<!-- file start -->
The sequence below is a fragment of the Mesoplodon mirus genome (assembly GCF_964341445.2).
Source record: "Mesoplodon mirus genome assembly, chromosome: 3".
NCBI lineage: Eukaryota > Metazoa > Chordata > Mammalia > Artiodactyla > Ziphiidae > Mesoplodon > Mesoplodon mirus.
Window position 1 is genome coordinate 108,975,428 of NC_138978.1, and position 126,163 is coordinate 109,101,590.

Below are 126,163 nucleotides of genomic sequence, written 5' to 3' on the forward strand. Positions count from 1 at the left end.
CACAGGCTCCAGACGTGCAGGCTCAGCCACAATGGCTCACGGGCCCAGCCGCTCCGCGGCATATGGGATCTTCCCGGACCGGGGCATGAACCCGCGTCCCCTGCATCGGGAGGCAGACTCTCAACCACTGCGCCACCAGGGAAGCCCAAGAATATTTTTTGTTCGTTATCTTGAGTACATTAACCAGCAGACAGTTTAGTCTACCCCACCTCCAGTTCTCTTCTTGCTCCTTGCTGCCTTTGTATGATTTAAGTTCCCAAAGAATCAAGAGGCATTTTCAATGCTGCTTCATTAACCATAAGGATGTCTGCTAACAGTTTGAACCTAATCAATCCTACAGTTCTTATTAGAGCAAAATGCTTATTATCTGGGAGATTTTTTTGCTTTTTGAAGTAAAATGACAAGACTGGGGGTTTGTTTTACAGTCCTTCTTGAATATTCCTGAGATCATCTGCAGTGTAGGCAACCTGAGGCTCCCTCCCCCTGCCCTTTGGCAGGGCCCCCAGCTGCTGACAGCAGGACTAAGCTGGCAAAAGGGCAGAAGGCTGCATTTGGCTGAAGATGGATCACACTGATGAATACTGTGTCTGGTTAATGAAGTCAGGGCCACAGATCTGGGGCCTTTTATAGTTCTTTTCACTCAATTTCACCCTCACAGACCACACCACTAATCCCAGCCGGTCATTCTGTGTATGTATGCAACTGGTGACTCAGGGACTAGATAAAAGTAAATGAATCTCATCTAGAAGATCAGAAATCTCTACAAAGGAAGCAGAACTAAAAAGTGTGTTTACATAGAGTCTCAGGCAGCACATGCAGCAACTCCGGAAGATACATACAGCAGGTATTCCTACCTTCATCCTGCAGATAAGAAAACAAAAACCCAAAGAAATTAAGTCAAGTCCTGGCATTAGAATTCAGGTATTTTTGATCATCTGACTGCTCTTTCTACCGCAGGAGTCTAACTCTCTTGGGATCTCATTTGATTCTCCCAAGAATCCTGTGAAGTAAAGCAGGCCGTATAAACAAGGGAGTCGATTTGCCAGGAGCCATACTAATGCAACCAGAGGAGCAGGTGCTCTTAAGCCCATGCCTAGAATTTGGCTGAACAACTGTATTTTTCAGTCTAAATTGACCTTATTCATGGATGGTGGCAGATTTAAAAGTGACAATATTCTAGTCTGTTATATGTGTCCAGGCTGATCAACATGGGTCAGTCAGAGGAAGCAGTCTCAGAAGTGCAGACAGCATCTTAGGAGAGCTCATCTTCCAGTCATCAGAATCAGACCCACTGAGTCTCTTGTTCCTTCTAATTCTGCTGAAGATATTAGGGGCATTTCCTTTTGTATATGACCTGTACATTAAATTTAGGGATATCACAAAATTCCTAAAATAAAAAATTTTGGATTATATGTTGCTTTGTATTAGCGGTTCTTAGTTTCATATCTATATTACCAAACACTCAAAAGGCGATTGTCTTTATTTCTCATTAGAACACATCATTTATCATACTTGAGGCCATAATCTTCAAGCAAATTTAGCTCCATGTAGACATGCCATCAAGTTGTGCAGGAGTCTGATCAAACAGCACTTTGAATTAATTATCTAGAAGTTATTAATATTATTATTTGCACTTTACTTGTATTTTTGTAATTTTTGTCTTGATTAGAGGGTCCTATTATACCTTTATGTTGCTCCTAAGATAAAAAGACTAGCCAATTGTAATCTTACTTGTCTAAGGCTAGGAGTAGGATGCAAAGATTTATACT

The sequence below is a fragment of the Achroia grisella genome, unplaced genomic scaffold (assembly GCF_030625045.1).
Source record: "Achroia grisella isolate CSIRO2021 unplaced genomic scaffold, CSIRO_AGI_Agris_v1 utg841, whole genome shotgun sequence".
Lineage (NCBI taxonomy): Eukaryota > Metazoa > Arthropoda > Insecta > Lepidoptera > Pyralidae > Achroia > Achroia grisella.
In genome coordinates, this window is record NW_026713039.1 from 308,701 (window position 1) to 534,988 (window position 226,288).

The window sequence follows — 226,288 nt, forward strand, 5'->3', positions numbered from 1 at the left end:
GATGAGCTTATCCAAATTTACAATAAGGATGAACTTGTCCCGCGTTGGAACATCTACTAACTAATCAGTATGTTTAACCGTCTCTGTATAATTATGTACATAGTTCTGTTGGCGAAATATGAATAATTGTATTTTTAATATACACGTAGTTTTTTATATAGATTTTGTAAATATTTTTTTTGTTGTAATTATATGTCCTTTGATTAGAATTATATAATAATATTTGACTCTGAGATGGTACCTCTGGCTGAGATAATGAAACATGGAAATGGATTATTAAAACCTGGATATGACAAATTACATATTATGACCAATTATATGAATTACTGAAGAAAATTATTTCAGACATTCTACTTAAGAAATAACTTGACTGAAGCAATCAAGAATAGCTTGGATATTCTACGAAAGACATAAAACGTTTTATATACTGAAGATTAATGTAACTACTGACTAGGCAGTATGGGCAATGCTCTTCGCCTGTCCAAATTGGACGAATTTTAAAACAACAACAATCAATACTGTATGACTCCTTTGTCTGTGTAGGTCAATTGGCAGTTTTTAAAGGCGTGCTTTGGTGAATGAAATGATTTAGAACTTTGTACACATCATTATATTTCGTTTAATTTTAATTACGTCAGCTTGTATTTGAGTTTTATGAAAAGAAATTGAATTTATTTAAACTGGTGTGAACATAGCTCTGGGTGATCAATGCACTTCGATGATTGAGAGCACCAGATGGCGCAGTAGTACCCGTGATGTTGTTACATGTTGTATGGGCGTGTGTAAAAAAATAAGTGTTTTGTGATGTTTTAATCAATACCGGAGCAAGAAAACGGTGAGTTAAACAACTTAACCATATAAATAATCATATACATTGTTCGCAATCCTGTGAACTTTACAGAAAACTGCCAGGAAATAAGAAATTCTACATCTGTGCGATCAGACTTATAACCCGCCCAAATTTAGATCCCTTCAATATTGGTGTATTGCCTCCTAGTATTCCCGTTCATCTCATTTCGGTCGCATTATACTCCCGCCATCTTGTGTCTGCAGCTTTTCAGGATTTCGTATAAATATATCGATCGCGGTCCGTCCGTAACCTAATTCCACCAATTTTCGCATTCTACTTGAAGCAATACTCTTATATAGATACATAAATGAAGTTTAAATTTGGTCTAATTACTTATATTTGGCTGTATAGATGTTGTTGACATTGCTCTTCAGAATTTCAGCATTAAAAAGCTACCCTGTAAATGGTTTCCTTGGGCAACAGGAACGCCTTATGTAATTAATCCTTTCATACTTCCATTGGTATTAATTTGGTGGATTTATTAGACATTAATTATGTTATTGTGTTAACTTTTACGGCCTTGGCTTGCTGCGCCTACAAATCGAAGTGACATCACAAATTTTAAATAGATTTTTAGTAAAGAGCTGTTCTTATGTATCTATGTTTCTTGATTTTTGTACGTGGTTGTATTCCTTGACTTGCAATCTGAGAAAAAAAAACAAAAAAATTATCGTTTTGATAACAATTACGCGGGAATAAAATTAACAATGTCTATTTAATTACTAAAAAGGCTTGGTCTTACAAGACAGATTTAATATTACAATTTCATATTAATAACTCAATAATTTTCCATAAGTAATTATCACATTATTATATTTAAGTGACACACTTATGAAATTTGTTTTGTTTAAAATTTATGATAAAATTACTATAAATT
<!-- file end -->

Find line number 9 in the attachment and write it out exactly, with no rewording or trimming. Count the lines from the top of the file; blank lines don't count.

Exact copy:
Lineage (NCBI taxonomy): Eukaryota > Metazoa > Arthropoda > Insecta > Lepidoptera > Pyralidae > Achroia > Achroia grisella.